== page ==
Today the term “left” usually refers only to the Democratic Party, one half of the political establishment. In “American Dreamers,” Michael Kazin provides a more robust definition. His book is a history of the radical left in the United States from abolitionists to communists to “anti-globalization” protesters. The dissenters usually operated outside the standard political structure. Yet Kazin’s message is clear: However much these “dreamers” stood at the margins, they “changed a nation.” That’s the paradox he explores in this lively, panoramic account.
The terminology of left and right came from the French Revolution of 1789 (the radical republicans sat on the left side of the National Assembly). But in the modern United States, the left became visible only in the second quarter of the 19th century. Kazin marks its debut in 1829 with the publication of three radical blasts: black abolitionist David Walker’s fiery “Appeal to the Coloured Citizens of the World”; early labor leader Thomas Skidmore’s call for wealth distribution, “The Rights of Man to Property!”; and free-thinking Fanny Wright’s “Course of Popular Lectures,” which challenged women’s subordination, religious dogma and the conservative opinion of her day. From these beginnings, Kazin expertly traces the evolution of the left through radical abolitionism; the “halfway revolution” of emancipation and Reconstruction; the long struggle for women’s suffrage; the rise of militant workers movements such as the Knights of Labor and the Industrial Workers of the World; the Socialist and Communist Parties in their heyday in the 1910s and ’30s; and the New Left of the 1960s, the last time most Americans can remember radicals among us.
Over its long history, the U.S. left ran into considerable opposition in fighting white supremacy, male chauvinism and heterosexual conformity, but Kazin argues that it “did much to re-infuse the national culture with an anti-authoritarian, pluralist spirit that soon became ubiquitous.” Thus, the left helped paved the way for today’s fairly broad acceptance, in principle, of equality for people of color, women and gays.
But American political culture often stood in the way. The left made little progress in promoting its visions of a cooperative commonwealth or democratic collectivism, described as socialism or communism in the early 20th century. Most Americans were antagonistic to these goals and committed instead to individualism, personal success and property rights, while always being wary of social revolution. While other historians have tried to show that American culture indeed included some space for cooperative and collective ideals and practices, Kazin in effect leans toward an older view: that American society was “born capitalist” and that private property and individualism were always its bottom line.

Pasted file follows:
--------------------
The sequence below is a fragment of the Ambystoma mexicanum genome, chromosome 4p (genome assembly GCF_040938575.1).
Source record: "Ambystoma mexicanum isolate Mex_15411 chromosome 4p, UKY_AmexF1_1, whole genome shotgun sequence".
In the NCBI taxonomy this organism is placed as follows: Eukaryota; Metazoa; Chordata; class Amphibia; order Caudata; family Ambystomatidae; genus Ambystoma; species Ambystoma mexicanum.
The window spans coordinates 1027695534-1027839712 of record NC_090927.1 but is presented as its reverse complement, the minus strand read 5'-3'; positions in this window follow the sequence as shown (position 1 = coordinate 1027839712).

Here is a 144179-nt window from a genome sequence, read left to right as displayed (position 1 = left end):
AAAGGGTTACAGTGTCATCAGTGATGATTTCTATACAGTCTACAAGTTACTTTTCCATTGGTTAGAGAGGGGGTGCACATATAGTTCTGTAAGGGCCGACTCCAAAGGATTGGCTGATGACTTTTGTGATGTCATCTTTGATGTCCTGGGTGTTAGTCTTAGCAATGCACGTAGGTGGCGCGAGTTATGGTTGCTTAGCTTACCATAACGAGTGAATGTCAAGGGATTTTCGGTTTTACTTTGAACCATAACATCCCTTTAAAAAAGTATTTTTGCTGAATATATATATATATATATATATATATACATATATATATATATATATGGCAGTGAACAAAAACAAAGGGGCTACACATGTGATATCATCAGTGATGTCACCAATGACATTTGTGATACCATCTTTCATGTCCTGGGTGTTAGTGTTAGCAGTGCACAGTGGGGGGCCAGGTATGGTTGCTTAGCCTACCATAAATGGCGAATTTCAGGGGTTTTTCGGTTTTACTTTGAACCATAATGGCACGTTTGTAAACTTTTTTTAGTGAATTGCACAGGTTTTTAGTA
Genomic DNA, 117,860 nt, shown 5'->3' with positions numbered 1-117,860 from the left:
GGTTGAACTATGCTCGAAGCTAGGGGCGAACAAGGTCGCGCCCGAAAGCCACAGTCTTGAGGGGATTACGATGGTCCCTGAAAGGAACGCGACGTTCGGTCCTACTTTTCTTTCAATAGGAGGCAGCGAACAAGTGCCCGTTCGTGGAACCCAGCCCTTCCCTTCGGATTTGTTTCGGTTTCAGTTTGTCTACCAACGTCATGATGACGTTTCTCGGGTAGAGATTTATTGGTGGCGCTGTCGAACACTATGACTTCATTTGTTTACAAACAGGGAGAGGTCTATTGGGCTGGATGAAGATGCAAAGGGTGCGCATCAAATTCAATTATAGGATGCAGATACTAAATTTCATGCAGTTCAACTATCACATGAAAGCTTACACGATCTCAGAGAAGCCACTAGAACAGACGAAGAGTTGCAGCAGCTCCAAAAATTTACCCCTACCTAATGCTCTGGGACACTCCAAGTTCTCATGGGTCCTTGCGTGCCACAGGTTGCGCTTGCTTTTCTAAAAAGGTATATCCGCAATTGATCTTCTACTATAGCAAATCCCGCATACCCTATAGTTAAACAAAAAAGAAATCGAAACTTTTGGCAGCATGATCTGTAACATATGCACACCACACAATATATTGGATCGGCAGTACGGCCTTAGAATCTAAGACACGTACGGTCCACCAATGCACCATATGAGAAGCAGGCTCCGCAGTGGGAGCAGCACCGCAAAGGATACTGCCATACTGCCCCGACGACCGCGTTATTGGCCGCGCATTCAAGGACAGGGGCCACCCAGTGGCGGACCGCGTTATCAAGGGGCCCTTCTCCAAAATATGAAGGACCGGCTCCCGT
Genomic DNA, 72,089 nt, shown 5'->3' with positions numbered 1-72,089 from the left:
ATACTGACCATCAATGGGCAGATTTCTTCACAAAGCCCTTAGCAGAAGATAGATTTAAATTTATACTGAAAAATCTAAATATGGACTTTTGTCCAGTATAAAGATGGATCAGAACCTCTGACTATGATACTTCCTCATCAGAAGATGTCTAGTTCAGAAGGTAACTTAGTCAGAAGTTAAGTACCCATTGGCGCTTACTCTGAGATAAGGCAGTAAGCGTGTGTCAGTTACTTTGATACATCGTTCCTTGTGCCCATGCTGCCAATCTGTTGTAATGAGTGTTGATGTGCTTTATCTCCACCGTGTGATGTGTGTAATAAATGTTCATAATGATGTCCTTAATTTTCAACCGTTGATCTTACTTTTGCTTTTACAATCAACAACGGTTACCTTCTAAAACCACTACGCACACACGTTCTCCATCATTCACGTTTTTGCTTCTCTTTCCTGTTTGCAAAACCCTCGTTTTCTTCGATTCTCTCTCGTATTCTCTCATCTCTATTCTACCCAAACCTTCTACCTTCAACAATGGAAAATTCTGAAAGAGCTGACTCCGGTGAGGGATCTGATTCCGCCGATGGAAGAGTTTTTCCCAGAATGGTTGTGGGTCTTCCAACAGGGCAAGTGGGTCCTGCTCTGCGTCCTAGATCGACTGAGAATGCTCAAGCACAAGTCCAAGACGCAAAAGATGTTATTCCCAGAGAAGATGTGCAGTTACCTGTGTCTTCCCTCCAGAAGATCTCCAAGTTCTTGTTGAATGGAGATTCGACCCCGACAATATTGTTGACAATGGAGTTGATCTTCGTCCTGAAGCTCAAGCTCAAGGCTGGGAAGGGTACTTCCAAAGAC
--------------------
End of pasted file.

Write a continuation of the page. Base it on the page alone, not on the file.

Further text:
In other ways, however, Kazin argues, the left was able to succeed on the cultural front when it stressed the expansion of freedom and equality. In fact, he writes, every radical movement since the early 19th century had its own “counterculture” — not only the nonconformists of the late 1960s popularly called “hippies.”
Viewed as a counterculture, the Popular Front, built around a core of Communist Party activists in the 1930s and ’40s, had perhaps the most profound cultural influence. It led Woody Guthrie to compose an alternative national anthem (“This Land is Your Land”); helped popularize jazz; inspired John Steinbeck’s populist novel “The Grapes of Wrath”; and gave us Dr. Seuss (Theodor Geisel), a Popular Front newspaper cartoonist whose books conveyed anti-authoritarian, egalitarian and anti-corporate messages. Kazin admires these results but condemns the communists’ dogged, delusory embrace of Stalin’s Soviet dictatorship.
Cultural victories in widening the scope of equality and personal autonomy, however, were not matched by lasting political triumphs. The radical movements of the 1960s, including the massive anti-war mobilization, were decentralized and largely indifferent to building political institutions — and thus left no electoral force ready to combat the political gains won by conservatives since the 1970s.
Kazin ends his book with an appeal to revive socialism as a utopian ideal to counter the inequalities of today’s crisis-ridden capitalist society. But radical readers might yearn for something more: a social vision that’s not just utopian but ready to organize — against the odds — in favor of large, practical reforms that can carve out a transition to a different society, one made truly democratic by its commitment to collective action and common well-being.
: How the Left Changed a Nation”
by Michael Kazin
. Knopf. 329 pp. $27.95